Adani: All hands on deck

0 Comment
 22 Sep 2017   Posted by admin



THE Carmichael coal, rail and port project will purportedly make up just one third of Adani’s total investment into Australia by 2022, with the Indian mining giant earmarking 1500MW worth of renewables projects and a 1 million tonnes per year agribusiness export mechanism.


Construction works have started this month on Adani’s mammoth $16.5 billion Carmichael coal mine, rail and port project, two months after company chairman Gautam Adani gave the operation the green light.

The massive undertaking has come under intense scrutiny by environmentalists, as well as the State and Federal politicians since it was brought to the table six years ago.

However, Adani persevered through a myriad of red tape and court appeals, confirming in late August it would commence major construction works in October.

Once developed, the Carmichael mine will be able to extract more than 2.3 billion tonnes (t) of coal over a 60 year mine life, equivalent in size to the United States’ largest coal mine – Peabody Energy’s North Antelope Rochelle in Wyoming.

Carmichael has approvals to extract 60 million tonnes per annum (mtpa) of coal each year, however phase one – to be completed by 2020 – will have an initial production rate of 25mtpa.

$3.5bn has been invested into the project to date, including the purchase of the bulk handling facility at the port of Abbot Point.

A further $3.5bn will be invested by 2020, with another $8.5bn over the next 10 years.

The combined mine, rail and port operations are expected to provide 10,000 direct and indirect jobs, as well as unlock the development potential of other proposed mines in the coal-rich Galilee Basin.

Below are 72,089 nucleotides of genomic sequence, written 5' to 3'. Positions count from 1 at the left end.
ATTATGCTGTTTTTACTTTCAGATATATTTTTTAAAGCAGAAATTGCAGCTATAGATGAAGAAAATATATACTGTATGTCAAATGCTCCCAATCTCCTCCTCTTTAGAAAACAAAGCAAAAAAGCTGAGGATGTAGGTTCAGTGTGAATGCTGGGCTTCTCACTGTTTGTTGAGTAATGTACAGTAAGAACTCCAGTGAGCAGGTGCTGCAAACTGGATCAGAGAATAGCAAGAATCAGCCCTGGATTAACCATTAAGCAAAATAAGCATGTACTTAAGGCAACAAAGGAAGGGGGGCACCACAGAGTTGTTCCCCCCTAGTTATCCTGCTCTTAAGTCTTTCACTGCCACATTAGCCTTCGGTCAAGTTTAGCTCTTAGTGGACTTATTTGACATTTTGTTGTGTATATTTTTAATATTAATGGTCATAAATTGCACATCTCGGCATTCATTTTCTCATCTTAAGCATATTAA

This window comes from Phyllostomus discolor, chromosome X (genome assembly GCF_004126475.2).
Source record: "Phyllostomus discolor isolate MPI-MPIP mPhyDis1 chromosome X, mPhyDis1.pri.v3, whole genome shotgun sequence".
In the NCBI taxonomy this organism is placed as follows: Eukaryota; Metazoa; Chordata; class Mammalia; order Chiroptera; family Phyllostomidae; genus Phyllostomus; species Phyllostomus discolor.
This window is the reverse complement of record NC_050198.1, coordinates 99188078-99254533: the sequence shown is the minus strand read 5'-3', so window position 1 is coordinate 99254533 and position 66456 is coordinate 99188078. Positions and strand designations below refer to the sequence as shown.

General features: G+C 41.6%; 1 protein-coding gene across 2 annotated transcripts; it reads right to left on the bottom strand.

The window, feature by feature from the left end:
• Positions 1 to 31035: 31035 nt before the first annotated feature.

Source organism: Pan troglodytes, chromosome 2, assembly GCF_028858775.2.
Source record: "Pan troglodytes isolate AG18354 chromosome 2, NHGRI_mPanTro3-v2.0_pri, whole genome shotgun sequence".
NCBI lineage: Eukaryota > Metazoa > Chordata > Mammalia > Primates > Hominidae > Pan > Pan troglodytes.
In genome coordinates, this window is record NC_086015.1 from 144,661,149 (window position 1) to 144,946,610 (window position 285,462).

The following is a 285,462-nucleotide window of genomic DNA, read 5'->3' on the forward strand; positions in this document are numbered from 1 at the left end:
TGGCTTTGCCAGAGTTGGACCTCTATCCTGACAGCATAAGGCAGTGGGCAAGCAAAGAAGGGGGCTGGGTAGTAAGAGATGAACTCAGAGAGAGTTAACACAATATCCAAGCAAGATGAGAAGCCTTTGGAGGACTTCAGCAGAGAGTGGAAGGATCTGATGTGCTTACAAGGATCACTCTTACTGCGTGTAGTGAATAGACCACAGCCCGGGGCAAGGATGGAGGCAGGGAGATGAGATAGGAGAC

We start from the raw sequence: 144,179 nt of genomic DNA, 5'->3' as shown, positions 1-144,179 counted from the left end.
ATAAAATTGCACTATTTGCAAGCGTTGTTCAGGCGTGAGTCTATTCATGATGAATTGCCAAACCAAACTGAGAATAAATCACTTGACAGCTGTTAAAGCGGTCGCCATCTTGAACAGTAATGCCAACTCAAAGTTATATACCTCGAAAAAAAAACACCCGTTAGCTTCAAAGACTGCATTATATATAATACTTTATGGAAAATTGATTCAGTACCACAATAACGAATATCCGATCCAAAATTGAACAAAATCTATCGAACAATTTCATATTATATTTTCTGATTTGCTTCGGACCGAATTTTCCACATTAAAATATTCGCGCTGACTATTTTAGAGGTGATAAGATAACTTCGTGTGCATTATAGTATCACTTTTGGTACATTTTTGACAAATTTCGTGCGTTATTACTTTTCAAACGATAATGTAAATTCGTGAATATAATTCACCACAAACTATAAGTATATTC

Project updates

On 6 July, Adani gave the green light for the development of the Carmichael project.

“This is the largest single investment by an Indian corporation in Australia, and I believe others will follow with investments and trade deals,” Mr Adani said.

“We have been challenged by activists in the courts, in inner city streets, and even outside banks that have not even been approached to finance the project.

“We are still facing activists. But we are committed to this project.

“We are committed to regional Queensland and we are committed to addressing energy poverty in India.”

One of those activists was Adrian Burragubba, who led a splinter group of the Wangan and Jagalingou people – one of the traditional owners of lands to be accessed by the Carmichael project – asking for a judicial review of the granting of the project’s mining lease.

However, on 22 August the Queensland Court of Appeal upheld the State Government’s approval of the mining lease and awarded costs against Mr Burragubba.

An Adani spokesperson said it welcomed the decision as it “represented yet another independent judicial decision upholding nearly eight years of development planning and rigorous approvals, and dismisses activist claims to the contrary”.

“Mr Burragubba suggests he is acting on behalf of the Wangan and Jagalingou (W&J) community, but the W&J people voted by 294–1 to support an Indigenous Land Use Agreement with Adani,” the spokesperson said.

“It is also another legal rebuff to activists’ use of the courts to seek to delay a project that will create 10,000 direct and indirect jobs, including a minimum 7 per cent of jobs going to traditional land owners covering the almost 400km long strip from Abbot Point to central western Queensland.

“The most likely people to be harmed now by further law fare by Mr Burragubba is not the project which has considerable momentum, but the right of the majority group to realise a benefit.”

Other traditional owners had given their support to the project.

Six days after courts upheld the approval of the mining lease, Mr Adani confirmed an October start for construction, with first coal to be produced by the facility in March 2020.